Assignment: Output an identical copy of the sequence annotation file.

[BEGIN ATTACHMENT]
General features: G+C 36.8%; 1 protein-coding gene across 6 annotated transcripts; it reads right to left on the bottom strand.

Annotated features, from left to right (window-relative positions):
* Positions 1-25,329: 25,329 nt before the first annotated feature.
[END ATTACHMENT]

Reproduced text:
General features: G+C 36.8%; 1 protein-coding gene across 6 annotated transcripts; it reads right to left on the bottom strand.

Annotated features, from left to right (window-relative positions):
* Positions 1-25,329: 25,329 nt before the first annotated feature.